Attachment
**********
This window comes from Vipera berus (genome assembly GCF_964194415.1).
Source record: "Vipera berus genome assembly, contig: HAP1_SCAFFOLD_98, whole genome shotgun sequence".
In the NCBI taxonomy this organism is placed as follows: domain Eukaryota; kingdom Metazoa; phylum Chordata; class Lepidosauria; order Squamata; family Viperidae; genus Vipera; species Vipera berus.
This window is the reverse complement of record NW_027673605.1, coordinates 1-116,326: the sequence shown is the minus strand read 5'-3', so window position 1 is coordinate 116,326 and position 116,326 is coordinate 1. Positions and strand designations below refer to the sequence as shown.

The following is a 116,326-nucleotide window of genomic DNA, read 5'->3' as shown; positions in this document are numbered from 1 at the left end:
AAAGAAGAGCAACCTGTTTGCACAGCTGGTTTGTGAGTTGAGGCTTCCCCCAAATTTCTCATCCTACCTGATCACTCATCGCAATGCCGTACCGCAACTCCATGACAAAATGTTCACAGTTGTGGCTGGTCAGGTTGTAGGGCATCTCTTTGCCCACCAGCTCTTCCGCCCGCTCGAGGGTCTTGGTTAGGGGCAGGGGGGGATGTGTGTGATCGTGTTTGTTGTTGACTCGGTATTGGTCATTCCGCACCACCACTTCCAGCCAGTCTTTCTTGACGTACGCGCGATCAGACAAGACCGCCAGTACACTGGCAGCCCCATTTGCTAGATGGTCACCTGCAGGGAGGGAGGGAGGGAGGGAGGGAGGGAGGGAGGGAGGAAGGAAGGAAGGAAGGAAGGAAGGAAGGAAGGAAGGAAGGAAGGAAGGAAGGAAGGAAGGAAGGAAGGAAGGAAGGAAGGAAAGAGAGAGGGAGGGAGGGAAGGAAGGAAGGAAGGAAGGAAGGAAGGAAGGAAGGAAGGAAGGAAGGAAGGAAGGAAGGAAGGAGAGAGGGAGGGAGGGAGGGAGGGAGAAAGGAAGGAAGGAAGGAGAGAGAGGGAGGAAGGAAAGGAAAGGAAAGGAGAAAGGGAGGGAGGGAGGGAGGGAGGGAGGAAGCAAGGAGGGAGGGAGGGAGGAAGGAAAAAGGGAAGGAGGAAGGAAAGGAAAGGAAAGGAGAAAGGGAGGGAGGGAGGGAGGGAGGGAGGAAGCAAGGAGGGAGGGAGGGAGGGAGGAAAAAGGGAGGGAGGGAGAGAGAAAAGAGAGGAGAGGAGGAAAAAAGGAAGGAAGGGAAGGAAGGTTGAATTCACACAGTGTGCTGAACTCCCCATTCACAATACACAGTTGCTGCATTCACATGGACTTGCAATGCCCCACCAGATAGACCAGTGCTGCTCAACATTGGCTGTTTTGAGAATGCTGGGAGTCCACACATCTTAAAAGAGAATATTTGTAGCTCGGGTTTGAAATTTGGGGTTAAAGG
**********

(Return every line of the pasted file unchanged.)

This window comes from Vipera berus (genome assembly GCF_964194415.1).
Source record: "Vipera berus genome assembly, contig: HAP1_SCAFFOLD_98, whole genome shotgun sequence".
In the NCBI taxonomy this organism is placed as follows: domain Eukaryota; kingdom Metazoa; phylum Chordata; class Lepidosauria; order Squamata; family Viperidae; genus Vipera; species Vipera berus.
This window is the reverse complement of record NW_027673605.1, coordinates 1-116,326: the sequence shown is the minus strand read 5'-3', so window position 1 is coordinate 116,326 and position 116,326 is coordinate 1. Positions and strand designations below refer to the sequence as shown.

The following is a 116,326-nucleotide window of genomic DNA, read 5'->3' as shown; positions in this document are numbered from 1 at the left end:
AAAGAAGAGCAACCTGTTTGCACAGCTGGTTTGTGAGTTGAGGCTTCCCCCAAATTTCTCATCCTACCTGATCACTCATCGCAATGCCGTACCGCAACTCCATGACAAAATGTTCACAGTTGTGGCTGGTCAGGTTGTAGGGCATCTCTTTGCCCACCAGCTCTTCCGCCCGCTCGAGGGTCTTGGTTAGGGGCAGGGGGGGATGTGTGTGATCGTGTTTGTTGTTGACTCGGTATTGGTCATTCCGCACCACCACTTCCAGCCAGTCTTTCTTGACGTACGCGCGATCAGACAAGACCGCCAGTACACTGGCAGCCCCATTTGCTAGATGGTCACCTGCAGGGAGGGAGGGAGGGAGGGAGGGAGGGAGGGAGGGAGGAAGGAAGGAAGGAAGGAAGGAAGGAAGGAAGGAAGGAAGGAAGGAAGGAAGGAAGGAAGGAAGGAAGGAAGGAAGGAAGGAAAGAGAGAGGGAGGGAGGGAAGGAAGGAAGGAAGGAAGGAAGGAAGGAAGGAAGGAAGGAAGGAAGGAAGGAAGGAAGGAAGGAGAGAGGGAGGGAGGGAGGGAGGGAGAAAGGAAGGAAGGAAGGAGAGAGAGGGAGGAAGGAAAGGAAAGGAAAGGAGAAAGGGAGGGAGGGAGGGAGGGAGGGAGGAAGCAAGGAGGGAGGGAGGGAGGAAGGAAAAAGGGAAGGAGGAAGGAAAGGAAAGGAAAGGAGAAAGGGAGGGAGGGAGGGAGGGAGGGAGGAAGCAAGGAGGGAGGGAGGGAGGGAGGAAAAAGGGAGGGAGGGAGAGAGAAAAGAGAGGAGAGGAGGAAAAAAGGAAGGAAGGGAAGGAAGGTTGAATTCACACAGTGTGCTGAACTCCCCATTCACAATACACAGTTGCTGCATTCACATGGACTTGCAATGCCCCACCAGATAGACCAGTGCTGCTCAACATTGGCTGTTTTGAGAATGCTGGGAGTCCACACATCTTAAAAGAGAATATTTGTAGCTCGGGTTTGAAATTTGGGGTTAAAGG